A more recent approach is the RiboTite technology published by Morra et al., which operates at the transcriptional and translational level by using standard IPTG inducible promoters and orthogonal riboswitches to generate a multi-layered modular genetic control circuit which allows for control of expression level of a POI [14].

As already mentioned, most MP are difficult-to-express in E. coli and the consequences of MP overexpression in E. coli have been reviewed already in detail [1, 15,16,17]. In this article, we focus on the characterization of a novel host strain which is capable of reallocation of metabolic resources by decoupling growth from recombinant protein production (RPP), as was shown recently with the enGenes-X-press technology [18], and additionally allow expression rate control in plasmid-based systems on the cellular level by titration of only one inducer (l-arabinose or IPTG). Briefly, by the use of the enGenes-X-press technology, host mRNA transcription can be inhibited by co-expression of a bacteriophage-derived E. coli RNA polymerase (RNAP) inhibitor peptide (Gp2), which binds the E. coli RNAP and therefore prevents σ-factor 70 mediated formation of transcriptional qualified open promoter complexes. Thereby, the transcription of σ-factor 70 driven host genes is inhibited, and metabolic resources can be exclusively utilized for the transcription of the GOI (by the orthogonal T7 RNAP) and translation into the final POI [18]. In the context of decoupling growth from product formation, several technologies have evolved in E. coli in recent years. For example, the so-called single-protein production system by Suzuki et al., which is based on BL21(DE3) strains encoding mazF, which leads to growth arrest by selectively degrading cellular 5′-ACA-3′-motif containing mRNAs [19]. Another example is the research by Izard et al., who designed an expression system that allows for growth arrest by external control of rpoBC genes, thereby controlling RNAP concentration and consequently bacterial growth of the system [20]. A more recent approach was shown by Li et al., who developed a CRISPR interference-based growth switches, allowing for knockdown of genes involved in the DNA replication or nucleotide synthesis machinery which are related to biomass growth of E. coli [21]. Nevertheless, as all presented systems can arrest cell growth, none of them is reported to be able to tune the expression rate on a cellular level and allow for growth decoupling simultaneously.

Furthermore, we wanted to investigate the possible promoter cross-talk of the two widely used sugar-based promoters, namely the l-arabinose inducible ParaBAD system and the conventional lactose controlled PlacUV5/PT7-lacO promoter in expression systems, which use both systems simultaneously for control of T7 RNAP and GOI expression. It was already shown in previous studies that l-arabinose can induce lac-derived Ptrc or PlacUV5/PT7-lacO promoter in the E. coli strains JM109/JM109(DE3) and thereby allowing better soluble expression and less inclusion body formation of Penicillin G acylase (PAC) [22,23,24]. Further, it was shown that expression of PAC in E. coli strains MD∆P7 (mutation in araC) and MC4100 (mutation in araD) failed in showing equal PAC expression results from lac-derived Ptrc with the induction of l-arabinose compared to JM109, hypothesizing that the derived metabolites of l-arabinose are responsible for the binding of the LacI repressor and that induction is not mediated by l-arabinose directly [23, 25]. In E. coli l-arabinose is converted into l-ribulose (araA), l-ribulose-5-phosphate (araB), and finally d-xylulose-5-phosphate (araD), subsequently drained into the pentose phosphate pathway.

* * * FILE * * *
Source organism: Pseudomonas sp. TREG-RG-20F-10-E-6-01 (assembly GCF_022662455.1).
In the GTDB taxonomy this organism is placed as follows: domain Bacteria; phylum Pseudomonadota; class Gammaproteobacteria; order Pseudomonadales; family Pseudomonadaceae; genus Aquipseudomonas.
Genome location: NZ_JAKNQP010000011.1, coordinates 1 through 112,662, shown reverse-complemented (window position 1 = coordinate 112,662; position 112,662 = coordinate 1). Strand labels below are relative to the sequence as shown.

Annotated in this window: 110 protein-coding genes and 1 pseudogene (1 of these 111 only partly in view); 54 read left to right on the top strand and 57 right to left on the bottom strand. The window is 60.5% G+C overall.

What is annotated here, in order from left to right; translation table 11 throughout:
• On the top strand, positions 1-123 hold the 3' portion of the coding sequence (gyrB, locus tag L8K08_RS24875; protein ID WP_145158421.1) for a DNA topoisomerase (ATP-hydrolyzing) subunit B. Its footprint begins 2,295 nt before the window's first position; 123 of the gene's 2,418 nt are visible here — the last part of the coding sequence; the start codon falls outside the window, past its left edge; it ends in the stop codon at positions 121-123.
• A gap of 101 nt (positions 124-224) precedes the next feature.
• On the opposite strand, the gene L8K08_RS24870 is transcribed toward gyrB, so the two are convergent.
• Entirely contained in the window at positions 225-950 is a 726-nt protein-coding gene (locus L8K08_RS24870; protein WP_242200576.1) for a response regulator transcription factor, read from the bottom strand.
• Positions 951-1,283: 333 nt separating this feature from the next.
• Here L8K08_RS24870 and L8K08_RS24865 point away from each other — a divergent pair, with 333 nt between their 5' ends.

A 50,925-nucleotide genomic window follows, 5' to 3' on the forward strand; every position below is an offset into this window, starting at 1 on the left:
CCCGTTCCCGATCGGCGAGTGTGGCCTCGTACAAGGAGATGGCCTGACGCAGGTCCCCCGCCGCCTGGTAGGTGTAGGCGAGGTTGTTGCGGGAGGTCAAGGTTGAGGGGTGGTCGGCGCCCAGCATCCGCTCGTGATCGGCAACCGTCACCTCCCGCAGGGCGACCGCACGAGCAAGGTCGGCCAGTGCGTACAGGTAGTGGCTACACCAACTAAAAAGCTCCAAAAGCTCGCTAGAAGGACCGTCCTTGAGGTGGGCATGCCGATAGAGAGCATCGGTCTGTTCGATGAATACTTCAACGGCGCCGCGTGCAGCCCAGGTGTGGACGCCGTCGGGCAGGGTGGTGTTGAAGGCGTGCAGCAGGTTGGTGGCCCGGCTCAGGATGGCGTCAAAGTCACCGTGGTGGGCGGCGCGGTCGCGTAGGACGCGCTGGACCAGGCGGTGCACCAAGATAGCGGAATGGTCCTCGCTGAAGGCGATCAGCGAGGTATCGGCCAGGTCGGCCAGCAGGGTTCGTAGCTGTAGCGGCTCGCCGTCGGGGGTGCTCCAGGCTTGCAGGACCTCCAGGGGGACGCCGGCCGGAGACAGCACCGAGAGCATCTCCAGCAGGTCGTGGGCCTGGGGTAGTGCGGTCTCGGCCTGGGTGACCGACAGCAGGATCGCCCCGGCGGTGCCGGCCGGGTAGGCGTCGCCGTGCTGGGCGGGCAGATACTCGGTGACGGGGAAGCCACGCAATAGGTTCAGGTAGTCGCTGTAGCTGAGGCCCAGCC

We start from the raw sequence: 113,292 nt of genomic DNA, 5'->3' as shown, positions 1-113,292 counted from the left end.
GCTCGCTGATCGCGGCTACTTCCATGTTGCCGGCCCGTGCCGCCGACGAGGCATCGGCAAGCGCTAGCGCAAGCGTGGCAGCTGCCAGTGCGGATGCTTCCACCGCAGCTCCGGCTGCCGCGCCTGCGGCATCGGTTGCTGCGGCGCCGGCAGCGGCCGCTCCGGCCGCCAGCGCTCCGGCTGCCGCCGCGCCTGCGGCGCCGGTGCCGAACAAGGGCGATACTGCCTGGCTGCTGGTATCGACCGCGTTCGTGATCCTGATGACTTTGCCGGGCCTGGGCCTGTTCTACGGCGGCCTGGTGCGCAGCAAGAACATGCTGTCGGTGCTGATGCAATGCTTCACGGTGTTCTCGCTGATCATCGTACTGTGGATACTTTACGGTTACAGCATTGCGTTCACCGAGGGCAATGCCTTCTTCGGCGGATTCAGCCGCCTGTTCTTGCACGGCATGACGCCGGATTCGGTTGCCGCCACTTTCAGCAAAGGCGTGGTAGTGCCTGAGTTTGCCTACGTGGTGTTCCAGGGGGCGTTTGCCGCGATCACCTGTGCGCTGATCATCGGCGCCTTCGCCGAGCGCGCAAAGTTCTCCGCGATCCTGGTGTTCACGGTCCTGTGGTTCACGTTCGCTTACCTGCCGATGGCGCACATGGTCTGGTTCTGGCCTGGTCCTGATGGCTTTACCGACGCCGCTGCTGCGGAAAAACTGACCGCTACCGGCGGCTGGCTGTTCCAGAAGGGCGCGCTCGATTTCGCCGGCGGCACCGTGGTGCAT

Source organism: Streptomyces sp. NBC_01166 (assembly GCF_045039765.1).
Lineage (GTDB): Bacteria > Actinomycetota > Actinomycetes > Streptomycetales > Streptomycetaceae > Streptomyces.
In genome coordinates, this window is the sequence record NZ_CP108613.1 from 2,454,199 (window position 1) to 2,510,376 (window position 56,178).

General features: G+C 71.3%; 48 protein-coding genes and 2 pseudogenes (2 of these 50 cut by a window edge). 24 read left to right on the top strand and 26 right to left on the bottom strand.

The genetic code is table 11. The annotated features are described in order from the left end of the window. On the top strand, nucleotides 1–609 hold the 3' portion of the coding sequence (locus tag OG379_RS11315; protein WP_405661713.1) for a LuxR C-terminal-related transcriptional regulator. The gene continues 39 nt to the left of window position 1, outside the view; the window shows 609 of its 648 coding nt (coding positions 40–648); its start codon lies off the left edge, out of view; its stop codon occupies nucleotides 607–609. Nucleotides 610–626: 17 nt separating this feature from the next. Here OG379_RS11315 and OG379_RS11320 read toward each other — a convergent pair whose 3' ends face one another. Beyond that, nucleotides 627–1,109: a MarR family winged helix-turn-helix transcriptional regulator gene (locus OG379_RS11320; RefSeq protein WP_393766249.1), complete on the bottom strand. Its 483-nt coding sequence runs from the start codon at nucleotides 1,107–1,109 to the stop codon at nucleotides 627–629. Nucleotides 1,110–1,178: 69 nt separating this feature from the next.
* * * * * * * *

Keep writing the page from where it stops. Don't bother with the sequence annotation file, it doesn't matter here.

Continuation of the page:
Additionally, Narayanan et al. described a possible L-arabinose induction mechanism of lac-derived PT7 promoter in E. coli strain BL21-AI using T7 promoter-based vectors. The so-called restrained expression is able to control expression levels of the POI by the addition of l-arabinose to produce low levels of T7 RNAP and simultaneously skipping IPTG addition to profit from the occasional derepression on the lac operator site of PT7 to produce low levels of target mRNA [26].

Results and discussion

As recently shown by our group in a growth decoupled expression system, induction of recombinant GFP expression from a pET-derived vector (expression is controlled by PT7) by the sole addition of l-arabinose, resulted in a comparable expression rate of soluble GFP but at the same time drastically reduced inclusion body formation, compared to induction with l-arabinose and IPTG or IPTG only. This growth decoupled expression system is based on E. coli strain BL21(DE3), which includes a chromosomal copy of T7 RNAP controlled by the IPTG inducible PlacUV5 and additional has a deletion of araBAD gene cluster to avoid metabolization of l-arabinose. Thereby, we can rule out that induction of lac-promoters is due to an araBAD-derived l-arabinose degradation product (as suggested by Narayanan et al.) [23, 25]. Instead, it seems that l-arabinose can indeed bind or interact with LacI and thereby allows transcription of PlacUV5 controlled T7 RNAP, and in the same way derepressing the PT7 controlled GOI located on the pET-based plasmid. Although the exact mechanism remains elusive, this strain can substitute the inducer IPTG for l-arabinose. Interestingly, we have already shown a significant decrease in inclusion body formation with L-arabinose induction only compared to combined induction with l-arabinose and IPTG [18]. We believe that this might be due to a lower level response of the “sub-optimal” inducer l-arabinose compared to IPTG and/or LacI stability in this particular growth-decoupled strain.